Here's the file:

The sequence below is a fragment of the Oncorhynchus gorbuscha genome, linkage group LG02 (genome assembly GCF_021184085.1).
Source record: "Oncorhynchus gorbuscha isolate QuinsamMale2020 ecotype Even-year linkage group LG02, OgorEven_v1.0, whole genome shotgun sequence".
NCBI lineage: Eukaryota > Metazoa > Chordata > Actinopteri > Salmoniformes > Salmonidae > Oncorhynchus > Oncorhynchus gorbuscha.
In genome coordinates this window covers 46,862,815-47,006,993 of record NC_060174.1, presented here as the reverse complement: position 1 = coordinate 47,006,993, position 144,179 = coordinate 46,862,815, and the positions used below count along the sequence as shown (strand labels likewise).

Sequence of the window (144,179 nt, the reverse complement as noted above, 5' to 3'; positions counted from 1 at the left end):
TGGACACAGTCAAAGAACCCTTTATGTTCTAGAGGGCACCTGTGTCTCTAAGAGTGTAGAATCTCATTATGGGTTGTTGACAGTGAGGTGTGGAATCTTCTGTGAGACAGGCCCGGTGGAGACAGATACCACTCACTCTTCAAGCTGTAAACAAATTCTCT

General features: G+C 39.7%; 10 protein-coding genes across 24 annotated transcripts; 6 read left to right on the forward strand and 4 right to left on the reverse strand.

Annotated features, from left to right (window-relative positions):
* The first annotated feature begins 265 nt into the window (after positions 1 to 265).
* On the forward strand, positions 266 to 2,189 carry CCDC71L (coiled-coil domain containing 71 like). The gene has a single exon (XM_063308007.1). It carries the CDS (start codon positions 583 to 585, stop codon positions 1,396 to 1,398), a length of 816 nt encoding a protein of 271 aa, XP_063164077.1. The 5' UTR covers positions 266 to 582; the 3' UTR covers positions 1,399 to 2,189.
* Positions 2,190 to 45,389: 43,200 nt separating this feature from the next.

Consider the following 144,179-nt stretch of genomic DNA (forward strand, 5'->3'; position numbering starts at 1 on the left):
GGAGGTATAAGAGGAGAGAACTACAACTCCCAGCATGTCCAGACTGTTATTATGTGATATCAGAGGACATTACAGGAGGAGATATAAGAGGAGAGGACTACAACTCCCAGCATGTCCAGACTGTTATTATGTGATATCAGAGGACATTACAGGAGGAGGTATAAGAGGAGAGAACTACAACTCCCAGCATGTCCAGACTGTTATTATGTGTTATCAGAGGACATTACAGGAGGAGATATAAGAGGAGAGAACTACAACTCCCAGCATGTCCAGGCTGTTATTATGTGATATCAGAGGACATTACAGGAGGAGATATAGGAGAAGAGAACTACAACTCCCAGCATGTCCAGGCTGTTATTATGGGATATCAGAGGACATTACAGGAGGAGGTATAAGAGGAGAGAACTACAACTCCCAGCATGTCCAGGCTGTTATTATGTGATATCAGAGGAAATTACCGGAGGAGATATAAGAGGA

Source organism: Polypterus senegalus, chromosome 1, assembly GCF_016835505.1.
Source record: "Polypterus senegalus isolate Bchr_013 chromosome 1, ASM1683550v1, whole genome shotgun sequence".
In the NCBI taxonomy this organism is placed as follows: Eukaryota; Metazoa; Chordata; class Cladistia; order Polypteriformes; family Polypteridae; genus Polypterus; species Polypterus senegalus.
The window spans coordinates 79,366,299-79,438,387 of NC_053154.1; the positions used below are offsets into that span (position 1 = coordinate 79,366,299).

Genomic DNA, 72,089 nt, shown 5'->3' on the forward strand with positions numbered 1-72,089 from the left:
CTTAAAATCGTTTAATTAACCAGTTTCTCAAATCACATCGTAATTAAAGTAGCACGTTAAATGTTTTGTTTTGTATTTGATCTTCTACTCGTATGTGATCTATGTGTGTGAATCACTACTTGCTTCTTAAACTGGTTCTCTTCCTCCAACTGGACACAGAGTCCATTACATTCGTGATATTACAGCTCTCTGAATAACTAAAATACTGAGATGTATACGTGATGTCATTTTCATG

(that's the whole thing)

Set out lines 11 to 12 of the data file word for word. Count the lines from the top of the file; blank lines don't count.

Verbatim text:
* Positions 2,190 to 45,389: 43,200 nt separating this feature from the next.

Consider the following 144,179-nt stretch of genomic DNA (forward strand, 5'->3'; position numbering starts at 1 on the left):